It works better than all the standard treatments, including drugs and aerobic exercise, which are often recommended for a condition that causes chronic musculoskeletal pain and fatigue.
Tai chi has been tested against aerobic exercise on a group of 226 fibromyalgia patients; after a year, everyone reported that their symptoms had eased, but the biggest improvement by far was among those who had practised tai chi for six months, once or twice a week.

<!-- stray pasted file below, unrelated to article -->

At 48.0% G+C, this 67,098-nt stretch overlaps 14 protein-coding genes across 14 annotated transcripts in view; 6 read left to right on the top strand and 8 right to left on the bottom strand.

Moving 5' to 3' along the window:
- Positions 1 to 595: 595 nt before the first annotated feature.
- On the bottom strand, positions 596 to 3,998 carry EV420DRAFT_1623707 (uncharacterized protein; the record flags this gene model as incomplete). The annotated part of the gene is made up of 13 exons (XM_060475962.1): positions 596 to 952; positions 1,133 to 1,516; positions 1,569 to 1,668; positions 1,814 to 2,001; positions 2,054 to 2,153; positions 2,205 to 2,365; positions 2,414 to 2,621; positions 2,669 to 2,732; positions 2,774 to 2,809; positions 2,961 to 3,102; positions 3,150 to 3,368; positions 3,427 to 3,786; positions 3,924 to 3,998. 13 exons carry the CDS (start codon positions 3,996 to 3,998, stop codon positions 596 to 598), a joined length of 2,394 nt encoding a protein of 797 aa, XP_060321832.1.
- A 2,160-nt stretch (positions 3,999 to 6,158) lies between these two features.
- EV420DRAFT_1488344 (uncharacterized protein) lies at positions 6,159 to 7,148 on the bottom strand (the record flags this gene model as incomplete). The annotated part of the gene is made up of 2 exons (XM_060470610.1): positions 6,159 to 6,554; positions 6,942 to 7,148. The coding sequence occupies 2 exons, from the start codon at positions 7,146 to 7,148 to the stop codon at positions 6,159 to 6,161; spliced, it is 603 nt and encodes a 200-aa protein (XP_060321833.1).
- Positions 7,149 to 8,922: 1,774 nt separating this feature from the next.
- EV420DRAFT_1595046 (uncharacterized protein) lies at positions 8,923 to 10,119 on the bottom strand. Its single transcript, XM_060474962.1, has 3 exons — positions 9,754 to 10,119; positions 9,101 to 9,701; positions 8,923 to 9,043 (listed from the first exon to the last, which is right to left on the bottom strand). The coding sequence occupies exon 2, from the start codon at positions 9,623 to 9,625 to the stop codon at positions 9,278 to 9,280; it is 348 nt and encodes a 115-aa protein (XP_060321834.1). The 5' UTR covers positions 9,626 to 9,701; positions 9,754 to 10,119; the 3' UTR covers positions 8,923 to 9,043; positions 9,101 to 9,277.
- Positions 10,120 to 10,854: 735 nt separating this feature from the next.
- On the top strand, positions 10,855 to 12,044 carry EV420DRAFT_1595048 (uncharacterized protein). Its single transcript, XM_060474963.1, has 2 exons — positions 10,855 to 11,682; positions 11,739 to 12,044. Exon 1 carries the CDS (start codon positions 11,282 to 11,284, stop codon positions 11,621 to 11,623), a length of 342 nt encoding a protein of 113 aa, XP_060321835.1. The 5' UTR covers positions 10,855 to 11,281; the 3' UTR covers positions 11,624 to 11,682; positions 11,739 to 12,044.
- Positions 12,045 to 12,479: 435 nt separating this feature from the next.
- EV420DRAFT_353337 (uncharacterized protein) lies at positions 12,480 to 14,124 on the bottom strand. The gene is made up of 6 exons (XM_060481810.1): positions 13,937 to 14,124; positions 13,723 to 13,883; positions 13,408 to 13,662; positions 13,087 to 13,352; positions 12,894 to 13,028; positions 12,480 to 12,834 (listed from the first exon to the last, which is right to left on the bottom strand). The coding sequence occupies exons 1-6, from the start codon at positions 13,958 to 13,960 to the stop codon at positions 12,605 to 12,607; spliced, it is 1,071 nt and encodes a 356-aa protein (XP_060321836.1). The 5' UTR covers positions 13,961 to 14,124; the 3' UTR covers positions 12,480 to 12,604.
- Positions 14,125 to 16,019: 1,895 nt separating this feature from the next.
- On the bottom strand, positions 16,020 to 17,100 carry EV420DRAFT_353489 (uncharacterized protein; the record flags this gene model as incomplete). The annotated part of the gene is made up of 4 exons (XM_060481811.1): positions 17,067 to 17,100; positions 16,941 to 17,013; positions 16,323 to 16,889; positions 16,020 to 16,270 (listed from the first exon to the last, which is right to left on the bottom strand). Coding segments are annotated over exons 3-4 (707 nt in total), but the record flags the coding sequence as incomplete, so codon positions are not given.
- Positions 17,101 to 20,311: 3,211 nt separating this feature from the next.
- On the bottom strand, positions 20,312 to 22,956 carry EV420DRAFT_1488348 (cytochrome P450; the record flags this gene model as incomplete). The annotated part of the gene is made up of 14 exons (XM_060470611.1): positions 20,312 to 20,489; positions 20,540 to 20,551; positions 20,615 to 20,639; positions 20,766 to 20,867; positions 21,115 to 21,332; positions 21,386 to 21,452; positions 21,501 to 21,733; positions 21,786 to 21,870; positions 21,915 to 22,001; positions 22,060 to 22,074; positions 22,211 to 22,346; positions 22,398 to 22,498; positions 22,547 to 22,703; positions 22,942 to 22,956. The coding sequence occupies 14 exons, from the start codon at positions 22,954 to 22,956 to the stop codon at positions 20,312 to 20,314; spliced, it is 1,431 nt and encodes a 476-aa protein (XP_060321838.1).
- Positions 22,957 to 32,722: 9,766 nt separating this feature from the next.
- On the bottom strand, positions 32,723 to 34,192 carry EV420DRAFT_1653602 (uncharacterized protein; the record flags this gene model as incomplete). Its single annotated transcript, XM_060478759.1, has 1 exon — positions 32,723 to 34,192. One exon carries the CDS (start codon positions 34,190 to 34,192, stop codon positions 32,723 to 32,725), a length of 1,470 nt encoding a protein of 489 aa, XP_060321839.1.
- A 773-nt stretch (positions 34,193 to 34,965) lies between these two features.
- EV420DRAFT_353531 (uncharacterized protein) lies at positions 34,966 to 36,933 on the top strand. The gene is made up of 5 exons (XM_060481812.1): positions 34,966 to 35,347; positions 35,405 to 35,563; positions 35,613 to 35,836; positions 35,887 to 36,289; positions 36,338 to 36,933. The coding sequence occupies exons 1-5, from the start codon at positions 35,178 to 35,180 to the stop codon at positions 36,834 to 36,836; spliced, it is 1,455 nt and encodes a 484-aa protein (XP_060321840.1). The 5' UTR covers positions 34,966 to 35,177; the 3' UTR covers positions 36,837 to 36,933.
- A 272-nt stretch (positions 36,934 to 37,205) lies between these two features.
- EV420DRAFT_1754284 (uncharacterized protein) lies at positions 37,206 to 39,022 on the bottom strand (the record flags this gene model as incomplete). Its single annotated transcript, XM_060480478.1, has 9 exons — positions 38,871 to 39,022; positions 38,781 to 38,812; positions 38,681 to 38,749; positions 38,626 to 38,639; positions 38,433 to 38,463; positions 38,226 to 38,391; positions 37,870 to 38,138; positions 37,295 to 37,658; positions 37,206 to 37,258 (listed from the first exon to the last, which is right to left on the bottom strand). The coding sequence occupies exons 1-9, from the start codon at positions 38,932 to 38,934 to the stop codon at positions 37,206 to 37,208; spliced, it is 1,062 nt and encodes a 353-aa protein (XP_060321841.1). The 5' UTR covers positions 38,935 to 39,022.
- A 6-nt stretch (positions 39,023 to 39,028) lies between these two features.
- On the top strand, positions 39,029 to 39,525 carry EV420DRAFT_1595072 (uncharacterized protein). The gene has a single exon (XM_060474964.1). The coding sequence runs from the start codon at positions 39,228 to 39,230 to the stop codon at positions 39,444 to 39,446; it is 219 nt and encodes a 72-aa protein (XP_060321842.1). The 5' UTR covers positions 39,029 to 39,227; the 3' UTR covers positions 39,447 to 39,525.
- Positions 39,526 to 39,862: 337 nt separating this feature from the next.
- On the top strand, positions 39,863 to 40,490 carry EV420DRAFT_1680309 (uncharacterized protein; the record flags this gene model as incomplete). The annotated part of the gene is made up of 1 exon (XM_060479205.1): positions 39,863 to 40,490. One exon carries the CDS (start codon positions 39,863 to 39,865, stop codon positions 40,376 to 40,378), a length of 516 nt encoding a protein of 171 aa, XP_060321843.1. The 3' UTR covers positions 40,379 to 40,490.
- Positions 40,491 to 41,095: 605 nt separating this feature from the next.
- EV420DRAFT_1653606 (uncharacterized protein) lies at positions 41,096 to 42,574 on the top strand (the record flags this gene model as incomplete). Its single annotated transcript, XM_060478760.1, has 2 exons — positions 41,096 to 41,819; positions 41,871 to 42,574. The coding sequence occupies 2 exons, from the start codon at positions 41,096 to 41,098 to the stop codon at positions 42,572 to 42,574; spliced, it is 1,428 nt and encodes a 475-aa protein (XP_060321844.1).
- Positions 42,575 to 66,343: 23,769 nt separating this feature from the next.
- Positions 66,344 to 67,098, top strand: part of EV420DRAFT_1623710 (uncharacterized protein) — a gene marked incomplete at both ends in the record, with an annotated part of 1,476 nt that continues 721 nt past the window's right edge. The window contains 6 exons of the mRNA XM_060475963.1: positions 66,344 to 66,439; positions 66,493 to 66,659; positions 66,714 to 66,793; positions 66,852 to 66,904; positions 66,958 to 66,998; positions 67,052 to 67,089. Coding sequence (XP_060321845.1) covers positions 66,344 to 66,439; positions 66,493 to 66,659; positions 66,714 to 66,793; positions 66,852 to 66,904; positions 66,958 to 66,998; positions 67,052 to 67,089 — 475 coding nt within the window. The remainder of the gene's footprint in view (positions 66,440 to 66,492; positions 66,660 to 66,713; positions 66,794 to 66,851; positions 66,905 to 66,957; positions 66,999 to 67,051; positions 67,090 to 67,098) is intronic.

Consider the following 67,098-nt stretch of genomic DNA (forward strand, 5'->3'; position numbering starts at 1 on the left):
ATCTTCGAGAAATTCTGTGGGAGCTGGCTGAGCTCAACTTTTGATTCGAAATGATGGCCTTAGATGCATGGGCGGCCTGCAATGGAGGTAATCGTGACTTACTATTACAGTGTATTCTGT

Everyone can practise tai chi, whatever their level of mobility, while not everyone can do aerobic exercise, say the researchers from Tufts University School of Medicine. Aerobic exercise, which includes walking, swimming and cycling, is the exercise recommended to treat fibromyalgia's symptoms, but it could be replaced by tai chi, experts say.
Tai chi incorporates breathing with slow flowing movements that are performed with focus and 'mindfulness'. It's already been shown to improve arthritis, posture and muscle strength, and can help with mobility in the ankles, hips and knees of rheumatoid arthritis sufferers.